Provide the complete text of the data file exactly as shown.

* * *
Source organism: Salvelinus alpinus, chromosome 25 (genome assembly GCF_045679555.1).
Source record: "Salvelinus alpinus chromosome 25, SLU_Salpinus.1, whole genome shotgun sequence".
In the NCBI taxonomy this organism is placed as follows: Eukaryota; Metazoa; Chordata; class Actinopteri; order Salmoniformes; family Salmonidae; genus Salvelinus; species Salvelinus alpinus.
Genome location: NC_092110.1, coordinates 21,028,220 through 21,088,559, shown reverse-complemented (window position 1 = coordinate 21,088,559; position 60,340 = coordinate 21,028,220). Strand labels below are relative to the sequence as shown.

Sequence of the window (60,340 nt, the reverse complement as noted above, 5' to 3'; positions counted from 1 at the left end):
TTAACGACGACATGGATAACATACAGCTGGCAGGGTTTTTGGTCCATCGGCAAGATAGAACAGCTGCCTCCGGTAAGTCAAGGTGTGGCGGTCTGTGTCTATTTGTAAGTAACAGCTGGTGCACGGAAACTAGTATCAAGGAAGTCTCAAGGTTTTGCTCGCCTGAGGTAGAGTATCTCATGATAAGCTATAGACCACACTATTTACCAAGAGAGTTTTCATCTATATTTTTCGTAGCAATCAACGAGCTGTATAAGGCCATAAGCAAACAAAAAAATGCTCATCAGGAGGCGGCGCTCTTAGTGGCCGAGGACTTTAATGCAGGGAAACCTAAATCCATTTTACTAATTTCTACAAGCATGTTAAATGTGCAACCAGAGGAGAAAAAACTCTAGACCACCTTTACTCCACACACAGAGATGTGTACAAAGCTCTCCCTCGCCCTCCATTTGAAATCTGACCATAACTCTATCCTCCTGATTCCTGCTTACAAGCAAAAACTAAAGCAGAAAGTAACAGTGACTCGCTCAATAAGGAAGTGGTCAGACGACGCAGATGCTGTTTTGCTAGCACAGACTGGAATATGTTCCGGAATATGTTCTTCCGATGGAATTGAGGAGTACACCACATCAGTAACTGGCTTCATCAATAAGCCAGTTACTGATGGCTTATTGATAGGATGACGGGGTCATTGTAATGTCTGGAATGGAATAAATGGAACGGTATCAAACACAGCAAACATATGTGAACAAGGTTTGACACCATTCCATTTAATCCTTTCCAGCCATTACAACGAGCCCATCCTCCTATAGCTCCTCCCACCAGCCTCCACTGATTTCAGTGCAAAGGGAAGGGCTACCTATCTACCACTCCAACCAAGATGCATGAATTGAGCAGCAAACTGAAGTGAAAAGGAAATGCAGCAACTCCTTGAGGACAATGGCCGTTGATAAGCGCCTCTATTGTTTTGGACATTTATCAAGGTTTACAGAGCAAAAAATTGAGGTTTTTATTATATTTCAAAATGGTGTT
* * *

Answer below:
Source organism: Salvelinus alpinus, chromosome 25 (genome assembly GCF_045679555.1).
Source record: "Salvelinus alpinus chromosome 25, SLU_Salpinus.1, whole genome shotgun sequence".
In the NCBI taxonomy this organism is placed as follows: Eukaryota; Metazoa; Chordata; class Actinopteri; order Salmoniformes; family Salmonidae; genus Salvelinus; species Salvelinus alpinus.
Genome location: NC_092110.1, coordinates 21,028,220 through 21,088,559, shown reverse-complemented (window position 1 = coordinate 21,088,559; position 60,340 = coordinate 21,028,220). Strand labels below are relative to the sequence as shown.

Sequence of the window (60,340 nt, the reverse complement as noted above, 5' to 3'; positions counted from 1 at the left end):
TTAACGACGACATGGATAACATACAGCTGGCAGGGTTTTTGGTCCATCGGCAAGATAGAACAGCTGCCTCCGGTAAGTCAAGGTGTGGCGGTCTGTGTCTATTTGTAAGTAACAGCTGGTGCACGGAAACTAGTATCAAGGAAGTCTCAAGGTTTTGCTCGCCTGAGGTAGAGTATCTCATGATAAGCTATAGACCACACTATTTACCAAGAGAGTTTTCATCTATATTTTTCGTAGCAATCAACGAGCTGTATAAGGCCATAAGCAAACAAAAAAATGCTCATCAGGAGGCGGCGCTCTTAGTGGCCGAGGACTTTAATGCAGGGAAACCTAAATCCATTTTACTAATTTCTACAAGCATGTTAAATGTGCAACCAGAGGAGAAAAAACTCTAGACCACCTTTACTCCACACACAGAGATGTGTACAAAGCTCTCCCTCGCCCTCCATTTGAAATCTGACCATAACTCTATCCTCCTGATTCCTGCTTACAAGCAAAAACTAAAGCAGAAAGTAACAGTGACTCGCTCAATAAGGAAGTGGTCAGACGACGCAGATGCTGTTTTGCTAGCACAGACTGGAATATGTTCCGGAATATGTTCTTCCGATGGAATTGAGGAGTACACCACATCAGTAACTGGCTTCATCAATAAGCCAGTTACTGATGGCTTATTGATAGGATGACGGGGTCATTGTAATGTCTGGAATGGAATAAATGGAACGGTATCAAACACAGCAAACATATGTGAACAAGGTTTGACACCATTCCATTTAATCCTTTCCAGCCATTACAACGAGCCCATCCTCCTATAGCTCCTCCCACCAGCCTCCACTGATTTCAGTGCAAAGGGAAGGGCTACCTATCTACCACTCCAACCAAGATGCATGAATTGAGCAGCAAACTGAAGTGAAAAGGAAATGCAGCAACTCCTTGAGGACAATGGCCGTTGATAAGCGCCTCTATTGTTTTGGACATTTATCAAGGTTTACAGAGCAAAAAATTGAGGTTTTTATTATATTTCAAAATGGTGTT